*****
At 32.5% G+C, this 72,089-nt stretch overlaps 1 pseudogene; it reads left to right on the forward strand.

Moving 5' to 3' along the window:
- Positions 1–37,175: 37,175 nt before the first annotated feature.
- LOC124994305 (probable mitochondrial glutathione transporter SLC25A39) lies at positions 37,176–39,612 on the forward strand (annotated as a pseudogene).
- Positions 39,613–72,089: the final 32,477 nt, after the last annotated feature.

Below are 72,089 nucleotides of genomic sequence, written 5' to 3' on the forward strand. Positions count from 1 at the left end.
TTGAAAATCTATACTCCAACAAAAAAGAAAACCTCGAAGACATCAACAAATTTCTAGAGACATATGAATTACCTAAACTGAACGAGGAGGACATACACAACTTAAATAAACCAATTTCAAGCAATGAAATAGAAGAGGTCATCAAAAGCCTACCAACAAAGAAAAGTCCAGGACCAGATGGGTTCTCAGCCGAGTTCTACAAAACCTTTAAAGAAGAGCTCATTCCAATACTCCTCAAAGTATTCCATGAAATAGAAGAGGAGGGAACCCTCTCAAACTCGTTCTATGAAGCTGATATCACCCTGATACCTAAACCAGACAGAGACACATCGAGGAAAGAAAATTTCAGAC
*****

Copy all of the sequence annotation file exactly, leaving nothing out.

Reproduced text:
At 32.5% G+C, this 72,089-nt stretch overlaps 1 pseudogene; it reads left to right on the forward strand.

Moving 5' to 3' along the window:
- Positions 1–37,175: 37,175 nt before the first annotated feature.
- LOC124994305 (probable mitochondrial glutathione transporter SLC25A39) lies at positions 37,176–39,612 on the forward strand (annotated as a pseudogene).
- Positions 39,613–72,089: the final 32,477 nt, after the last annotated feature.

Below are 72,089 nucleotides of genomic sequence, written 5' to 3' on the forward strand. Positions count from 1 at the left end.
TTGAAAATCTATACTCCAACAAAAAAGAAAACCTCGAAGACATCAACAAATTTCTAGAGACATATGAATTACCTAAACTGAACGAGGAGGACATACACAACTTAAATAAACCAATTTCAAGCAATGAAATAGAAGAGGTCATCAAAAGCCTACCAACAAAGAAAAGTCCAGGACCAGATGGGTTCTCAGCCGAGTTCTACAAAACCTTTAAAGAAGAGCTCATTCCAATACTCCTCAAAGTATTCCATGAAATAGAAGAGGAGGGAACCCTCTCAAACTCGTTCTATGAAGCTGATATCACCCTGATACCTAAACCAGACAGAGACACATCGAGGAAAGAAAATTTCAGAC